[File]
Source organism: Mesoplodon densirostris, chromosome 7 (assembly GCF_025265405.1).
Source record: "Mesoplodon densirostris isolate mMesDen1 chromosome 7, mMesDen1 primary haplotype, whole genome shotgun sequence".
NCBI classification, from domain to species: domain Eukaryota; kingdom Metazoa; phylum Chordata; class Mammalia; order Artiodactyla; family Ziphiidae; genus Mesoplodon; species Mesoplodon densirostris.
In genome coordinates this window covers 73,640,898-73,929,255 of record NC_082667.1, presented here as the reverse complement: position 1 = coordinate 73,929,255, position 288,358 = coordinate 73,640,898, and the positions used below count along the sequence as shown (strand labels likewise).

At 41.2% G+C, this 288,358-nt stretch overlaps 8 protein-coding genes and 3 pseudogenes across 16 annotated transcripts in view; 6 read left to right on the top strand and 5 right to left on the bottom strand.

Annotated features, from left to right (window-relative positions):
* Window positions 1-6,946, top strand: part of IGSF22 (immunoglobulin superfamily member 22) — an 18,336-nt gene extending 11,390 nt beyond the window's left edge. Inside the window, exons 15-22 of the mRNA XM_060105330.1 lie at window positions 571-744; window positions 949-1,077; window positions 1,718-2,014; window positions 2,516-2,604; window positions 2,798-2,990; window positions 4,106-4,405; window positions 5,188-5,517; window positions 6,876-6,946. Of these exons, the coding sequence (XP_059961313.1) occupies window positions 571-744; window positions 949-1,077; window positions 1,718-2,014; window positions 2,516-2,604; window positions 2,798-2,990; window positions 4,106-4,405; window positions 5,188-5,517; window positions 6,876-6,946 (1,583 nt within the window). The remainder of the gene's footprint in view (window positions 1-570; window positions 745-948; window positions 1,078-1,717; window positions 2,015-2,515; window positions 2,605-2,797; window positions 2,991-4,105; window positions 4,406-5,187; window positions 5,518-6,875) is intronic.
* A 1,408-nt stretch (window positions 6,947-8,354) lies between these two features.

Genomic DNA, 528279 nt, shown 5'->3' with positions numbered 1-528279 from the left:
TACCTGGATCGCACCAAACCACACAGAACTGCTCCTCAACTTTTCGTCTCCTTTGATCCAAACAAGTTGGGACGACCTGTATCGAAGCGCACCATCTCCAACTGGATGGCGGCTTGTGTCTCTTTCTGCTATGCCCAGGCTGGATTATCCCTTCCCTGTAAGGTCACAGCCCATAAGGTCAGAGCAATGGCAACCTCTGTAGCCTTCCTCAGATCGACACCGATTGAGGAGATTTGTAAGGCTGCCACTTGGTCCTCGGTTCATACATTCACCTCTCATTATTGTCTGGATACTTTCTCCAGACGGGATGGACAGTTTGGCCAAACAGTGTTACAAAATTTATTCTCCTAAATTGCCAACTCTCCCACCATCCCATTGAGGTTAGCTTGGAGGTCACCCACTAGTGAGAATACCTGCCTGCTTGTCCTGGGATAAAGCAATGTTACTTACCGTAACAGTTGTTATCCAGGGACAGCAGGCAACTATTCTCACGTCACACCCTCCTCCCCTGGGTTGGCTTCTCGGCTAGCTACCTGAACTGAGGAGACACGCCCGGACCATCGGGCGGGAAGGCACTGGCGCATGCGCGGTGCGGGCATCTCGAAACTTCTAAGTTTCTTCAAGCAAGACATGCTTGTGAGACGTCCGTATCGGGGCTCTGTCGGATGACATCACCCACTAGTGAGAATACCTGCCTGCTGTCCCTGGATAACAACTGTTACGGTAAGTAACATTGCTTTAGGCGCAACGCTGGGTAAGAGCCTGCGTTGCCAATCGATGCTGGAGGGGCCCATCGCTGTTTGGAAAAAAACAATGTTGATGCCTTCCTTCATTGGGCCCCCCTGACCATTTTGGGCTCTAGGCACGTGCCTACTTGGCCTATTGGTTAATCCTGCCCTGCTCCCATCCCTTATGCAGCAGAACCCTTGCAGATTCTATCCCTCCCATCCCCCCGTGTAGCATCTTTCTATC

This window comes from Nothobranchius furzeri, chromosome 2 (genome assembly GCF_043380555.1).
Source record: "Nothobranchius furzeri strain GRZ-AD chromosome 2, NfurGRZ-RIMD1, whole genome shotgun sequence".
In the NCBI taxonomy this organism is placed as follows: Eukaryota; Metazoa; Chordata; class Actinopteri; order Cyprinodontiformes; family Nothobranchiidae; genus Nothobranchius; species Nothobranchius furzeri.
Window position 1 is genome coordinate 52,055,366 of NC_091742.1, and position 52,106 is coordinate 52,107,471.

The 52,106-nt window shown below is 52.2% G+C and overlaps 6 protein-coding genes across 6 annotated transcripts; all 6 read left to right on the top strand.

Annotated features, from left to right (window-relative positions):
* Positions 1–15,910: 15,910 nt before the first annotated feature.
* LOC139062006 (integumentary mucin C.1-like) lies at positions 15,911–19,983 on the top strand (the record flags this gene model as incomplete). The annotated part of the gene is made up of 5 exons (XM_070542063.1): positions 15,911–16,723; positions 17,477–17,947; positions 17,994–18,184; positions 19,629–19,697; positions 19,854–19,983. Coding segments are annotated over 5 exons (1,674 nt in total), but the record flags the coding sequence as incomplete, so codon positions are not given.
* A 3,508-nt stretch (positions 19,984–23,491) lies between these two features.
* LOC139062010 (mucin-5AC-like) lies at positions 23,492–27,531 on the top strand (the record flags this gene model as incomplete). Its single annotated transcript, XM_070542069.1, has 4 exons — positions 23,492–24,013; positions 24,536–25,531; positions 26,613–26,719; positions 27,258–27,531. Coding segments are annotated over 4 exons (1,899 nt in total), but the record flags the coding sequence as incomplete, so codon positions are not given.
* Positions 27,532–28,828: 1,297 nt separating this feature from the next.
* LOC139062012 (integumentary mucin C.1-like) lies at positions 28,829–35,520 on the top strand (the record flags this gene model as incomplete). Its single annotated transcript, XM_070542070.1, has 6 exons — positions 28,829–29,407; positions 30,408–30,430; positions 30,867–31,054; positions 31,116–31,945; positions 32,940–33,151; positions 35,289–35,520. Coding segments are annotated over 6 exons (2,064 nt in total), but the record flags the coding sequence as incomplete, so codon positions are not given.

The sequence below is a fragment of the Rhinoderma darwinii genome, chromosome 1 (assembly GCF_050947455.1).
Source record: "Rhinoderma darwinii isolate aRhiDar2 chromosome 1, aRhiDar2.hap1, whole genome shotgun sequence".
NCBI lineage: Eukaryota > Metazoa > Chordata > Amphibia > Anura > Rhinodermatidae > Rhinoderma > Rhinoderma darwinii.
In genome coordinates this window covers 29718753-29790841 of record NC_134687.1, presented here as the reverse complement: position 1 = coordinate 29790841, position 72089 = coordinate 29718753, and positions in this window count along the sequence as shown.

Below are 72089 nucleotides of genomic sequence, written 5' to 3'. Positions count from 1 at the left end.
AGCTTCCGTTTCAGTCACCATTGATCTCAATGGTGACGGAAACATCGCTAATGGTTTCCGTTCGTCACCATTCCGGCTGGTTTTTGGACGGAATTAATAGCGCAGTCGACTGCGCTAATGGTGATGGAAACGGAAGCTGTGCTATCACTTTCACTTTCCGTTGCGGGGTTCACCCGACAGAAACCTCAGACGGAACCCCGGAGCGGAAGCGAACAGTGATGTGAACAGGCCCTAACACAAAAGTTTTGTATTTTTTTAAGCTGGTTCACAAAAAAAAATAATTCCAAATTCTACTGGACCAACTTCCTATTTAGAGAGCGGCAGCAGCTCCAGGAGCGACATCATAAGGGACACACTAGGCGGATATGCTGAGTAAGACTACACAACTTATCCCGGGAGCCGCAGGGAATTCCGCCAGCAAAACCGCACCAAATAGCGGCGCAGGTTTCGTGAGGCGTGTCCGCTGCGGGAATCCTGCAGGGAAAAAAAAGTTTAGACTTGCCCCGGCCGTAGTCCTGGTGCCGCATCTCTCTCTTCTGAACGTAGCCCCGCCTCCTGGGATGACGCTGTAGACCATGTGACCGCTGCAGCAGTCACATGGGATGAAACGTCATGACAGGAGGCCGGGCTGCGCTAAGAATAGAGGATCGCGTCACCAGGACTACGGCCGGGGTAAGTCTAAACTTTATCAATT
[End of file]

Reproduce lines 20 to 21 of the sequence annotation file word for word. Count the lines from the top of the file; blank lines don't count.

* LOC139062010 (mucin-5AC-like) lies at positions 23,492–27,531 on the top strand (the record flags this gene model as incomplete). Its single annotated transcript, XM_070542069.1, has 4 exons — positions 23,492–24,013; positions 24,536–25,531; positions 26,613–26,719; positions 27,258–27,531. Coding segments are annotated over 4 exons (1,899 nt in total), but the record flags the coding sequence as incomplete, so codon positions are not given.
* Positions 27,532–28,828: 1,297 nt separating this feature from the next.